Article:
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The house, the bridge, the couple

By pablophotographer
Magic three.
From my last batch of Kodak BW400CN (freshly expired Nov. 2014, but kept in fridge). On this frame I wanted an architectural picture, the main objects were the bridge itself and the climaxing building; I was expecting one definite iconic type of black painted car to come to fill in the picture but no such thing arrived as I was waiting kneeled for five minutes and started feeling tired. The couple appeared from different directions met halfway on the bridge and came towards me. I decided to shoot after contemplating if they would counterbalance the absence of the vehicle nicely and decided to shoot, but I should have done milliseconds earlier so as the body of the man doesn't hide the a part of the building or his head is not that close to the tension wires of the bridge. Camera used: The all automatic rangefinder Nikon RD2, large pocket camera with a 35mm lens, fixed. It looks pretty unassuming camera but it gives you full frame while you look like poor tourist from South America. The couple didn't bother with my presence so I think it is also a proper street photography image. No crop. Scanned by Fujifilm labs.

Tags: Street photography General Architecture Black and white Landscape and travel Portraits and people

Voters: Maiwand, Chinga, PranavMishra and 11 more


Comments


Chinga Plus
11 3 2 United Kingdom
8 Jul 2015 11:39AM
Good mono offering a good visual,
The fact that you left the two walkers in gives such a good dimension to the scene. Good work...
IB
TanyaH Plus
18 1.3k 411 United Kingdom
8 Jul 2015 12:47PM
The fact that the man's body covers part of the furthest end of the building doesn't bother me in the slightest, but I do know what you mean about his head being so close to the tensioner wires of the bridge. As you rightly say, it's often those split seconds between thinking something and pressing the button that make all the difference. However, although it's a niggle I don't think it detracts too much from the overall image.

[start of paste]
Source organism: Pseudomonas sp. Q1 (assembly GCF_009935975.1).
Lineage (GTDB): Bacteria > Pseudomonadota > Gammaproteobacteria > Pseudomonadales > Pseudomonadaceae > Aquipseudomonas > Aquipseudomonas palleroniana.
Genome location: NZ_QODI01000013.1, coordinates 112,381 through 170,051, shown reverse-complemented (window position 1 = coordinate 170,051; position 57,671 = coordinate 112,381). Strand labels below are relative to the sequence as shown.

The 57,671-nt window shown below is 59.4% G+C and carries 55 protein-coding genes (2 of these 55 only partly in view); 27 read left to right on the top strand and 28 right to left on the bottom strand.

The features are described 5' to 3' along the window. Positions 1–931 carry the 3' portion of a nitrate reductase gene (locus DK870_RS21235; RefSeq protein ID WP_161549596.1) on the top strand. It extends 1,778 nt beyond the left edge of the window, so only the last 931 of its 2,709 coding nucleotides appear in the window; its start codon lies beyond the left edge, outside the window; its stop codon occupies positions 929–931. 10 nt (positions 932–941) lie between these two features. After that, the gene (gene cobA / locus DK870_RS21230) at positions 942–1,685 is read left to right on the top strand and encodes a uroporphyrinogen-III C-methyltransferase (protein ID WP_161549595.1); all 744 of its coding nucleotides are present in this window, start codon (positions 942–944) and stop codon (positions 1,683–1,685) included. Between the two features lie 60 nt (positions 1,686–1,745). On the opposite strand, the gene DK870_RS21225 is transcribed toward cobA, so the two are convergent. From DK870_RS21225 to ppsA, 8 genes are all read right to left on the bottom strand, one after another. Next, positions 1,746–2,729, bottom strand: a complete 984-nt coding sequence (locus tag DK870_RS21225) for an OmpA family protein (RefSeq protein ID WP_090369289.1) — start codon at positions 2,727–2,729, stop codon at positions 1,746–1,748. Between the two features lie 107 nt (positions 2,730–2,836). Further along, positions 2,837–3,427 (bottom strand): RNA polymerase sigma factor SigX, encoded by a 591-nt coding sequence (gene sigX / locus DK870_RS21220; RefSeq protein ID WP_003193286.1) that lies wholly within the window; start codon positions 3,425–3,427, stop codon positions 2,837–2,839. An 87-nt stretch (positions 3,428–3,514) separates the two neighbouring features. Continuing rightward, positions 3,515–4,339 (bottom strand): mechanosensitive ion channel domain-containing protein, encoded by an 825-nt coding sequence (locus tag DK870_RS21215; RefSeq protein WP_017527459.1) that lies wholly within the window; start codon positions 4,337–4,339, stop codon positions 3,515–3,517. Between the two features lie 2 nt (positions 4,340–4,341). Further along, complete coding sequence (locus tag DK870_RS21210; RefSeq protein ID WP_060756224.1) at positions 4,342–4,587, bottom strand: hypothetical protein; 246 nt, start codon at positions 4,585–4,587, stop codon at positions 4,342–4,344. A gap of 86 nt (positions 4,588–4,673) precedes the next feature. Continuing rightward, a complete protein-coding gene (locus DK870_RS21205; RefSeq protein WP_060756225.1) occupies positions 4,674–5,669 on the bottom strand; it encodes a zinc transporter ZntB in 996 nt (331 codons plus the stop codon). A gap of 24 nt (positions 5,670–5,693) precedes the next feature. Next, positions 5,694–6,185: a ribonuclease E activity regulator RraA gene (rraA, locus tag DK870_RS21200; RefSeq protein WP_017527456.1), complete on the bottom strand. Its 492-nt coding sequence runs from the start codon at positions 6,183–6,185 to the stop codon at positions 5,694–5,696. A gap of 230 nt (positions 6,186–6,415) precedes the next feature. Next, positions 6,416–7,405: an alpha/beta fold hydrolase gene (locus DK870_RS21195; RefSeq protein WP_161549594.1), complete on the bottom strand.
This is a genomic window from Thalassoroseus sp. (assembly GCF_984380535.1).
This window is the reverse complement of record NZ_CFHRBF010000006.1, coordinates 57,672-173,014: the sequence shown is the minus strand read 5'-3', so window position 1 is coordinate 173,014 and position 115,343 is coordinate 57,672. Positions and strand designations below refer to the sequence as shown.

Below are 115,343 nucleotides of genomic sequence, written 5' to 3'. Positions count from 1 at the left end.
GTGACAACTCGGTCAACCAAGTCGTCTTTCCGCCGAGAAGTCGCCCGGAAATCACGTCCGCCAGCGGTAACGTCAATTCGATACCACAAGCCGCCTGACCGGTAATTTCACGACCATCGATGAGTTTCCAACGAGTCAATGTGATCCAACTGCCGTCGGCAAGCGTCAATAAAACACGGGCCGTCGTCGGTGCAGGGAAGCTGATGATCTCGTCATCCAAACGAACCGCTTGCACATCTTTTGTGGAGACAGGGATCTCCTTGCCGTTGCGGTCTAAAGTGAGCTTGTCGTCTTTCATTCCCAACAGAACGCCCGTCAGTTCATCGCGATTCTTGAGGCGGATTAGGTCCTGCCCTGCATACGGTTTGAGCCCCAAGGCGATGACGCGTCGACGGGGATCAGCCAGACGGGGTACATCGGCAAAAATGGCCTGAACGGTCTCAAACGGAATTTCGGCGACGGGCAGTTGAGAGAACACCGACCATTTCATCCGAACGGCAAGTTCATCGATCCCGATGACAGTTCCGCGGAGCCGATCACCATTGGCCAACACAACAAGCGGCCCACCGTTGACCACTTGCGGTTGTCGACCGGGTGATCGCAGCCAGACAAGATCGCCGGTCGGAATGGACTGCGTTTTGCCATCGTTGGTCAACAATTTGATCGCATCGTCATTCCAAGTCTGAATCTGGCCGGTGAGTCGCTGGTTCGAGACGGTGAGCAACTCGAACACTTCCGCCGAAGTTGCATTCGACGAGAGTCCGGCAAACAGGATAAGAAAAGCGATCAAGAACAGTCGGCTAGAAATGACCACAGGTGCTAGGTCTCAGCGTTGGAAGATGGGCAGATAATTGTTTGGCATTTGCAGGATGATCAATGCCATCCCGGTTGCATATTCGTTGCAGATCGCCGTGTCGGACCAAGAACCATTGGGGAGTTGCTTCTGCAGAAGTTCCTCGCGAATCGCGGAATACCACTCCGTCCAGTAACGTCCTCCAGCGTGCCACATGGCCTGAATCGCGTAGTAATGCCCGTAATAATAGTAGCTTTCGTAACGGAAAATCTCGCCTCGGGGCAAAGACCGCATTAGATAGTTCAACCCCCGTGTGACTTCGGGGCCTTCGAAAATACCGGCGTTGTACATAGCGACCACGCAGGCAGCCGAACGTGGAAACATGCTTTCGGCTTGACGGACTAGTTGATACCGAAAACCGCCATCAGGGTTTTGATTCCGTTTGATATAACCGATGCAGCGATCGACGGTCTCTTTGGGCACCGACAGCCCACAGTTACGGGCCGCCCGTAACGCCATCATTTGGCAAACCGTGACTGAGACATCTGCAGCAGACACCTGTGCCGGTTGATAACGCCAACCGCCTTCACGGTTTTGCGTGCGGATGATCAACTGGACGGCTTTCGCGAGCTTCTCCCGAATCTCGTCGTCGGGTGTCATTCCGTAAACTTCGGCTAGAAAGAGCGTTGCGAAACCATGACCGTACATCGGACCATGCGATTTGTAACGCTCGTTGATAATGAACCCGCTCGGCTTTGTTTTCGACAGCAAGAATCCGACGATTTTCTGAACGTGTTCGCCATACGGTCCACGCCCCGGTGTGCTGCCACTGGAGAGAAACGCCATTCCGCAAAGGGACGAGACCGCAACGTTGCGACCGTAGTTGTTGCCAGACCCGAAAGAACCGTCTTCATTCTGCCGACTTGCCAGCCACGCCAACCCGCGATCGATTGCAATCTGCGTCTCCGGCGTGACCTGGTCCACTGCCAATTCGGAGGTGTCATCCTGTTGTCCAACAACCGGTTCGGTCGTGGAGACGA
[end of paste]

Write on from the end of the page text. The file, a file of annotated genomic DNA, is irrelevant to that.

I like the way the woman has her head turned towards the man, in conversation and easy companionship.

And I really like the way the seemingly impossibly delicate bridge gives a wonderful counterpoint to the solidity of the building in the background, especially as your use of a wide-ish (on a FF camera, anyway) angle lens has exaggerated the lean of the building Smile

I think the toning works well with the image. Even though pinky-green wouldn't necessarily be the colours I'd think of first for this, they actually work well together with the context of the image. It gives it a sort of contemporary, yet classic, feeling.

The only tiny bit I'd personally change (either clone out or crop out) is the two bits of lamp posts on the right hand edge of the image - the line at the top right corner and the pointy thing sticking into the image about half way down.

Other than that, I really like this one a lot Grin

Tanya
pablophotographer 10 2.0k 416
9 Jul 2015 1:47AM

Quote:

And I really like the way the seemingly impossibly delicate bridge gives a wonderful counterpoint to the solidity of the building in the background, especially as your use of a wide-ish (on a FF camera, anyway) angle lens has exaggerated the lean of the building Smile

The only tiny bit I'd personally change (either clone out or crop out) is the two bits of lamp posts on the right hand edge of the image - the line at the top right corner and the pointy thing sticking into the image about half way down.

Other than that, I really like this one a lot Grin

Tanya



Thanks Tanya. Coming to think of it the exaggeration of the leaning of the building is not as much as the width of the lens, but the tilt I did to the camera to include THAT little part of the bridge in the frame; what it did cause was a different angle of registering on the plane of the film, as since it was recorded upside down on the film the part away registered closer but skewed. I could to stand a couple of meters backwards and move the camera on a vertical plane to the building but as you say that part of the bridge wouldn't be recorded as is now.
The naughty rangefinder beat me more than twice, Check my pic ''This is my office'' on my black and white group for a surprising appearance.
These two lamp post parts were not seen in the viewfinder window when I composed the image. But these are the joys of film. I feel happy for not having paid an extreme amount to getting a chance of taking pictures with a Leica where the hood is left on the lens you shoot a blank frame and you proceed to the next Smile

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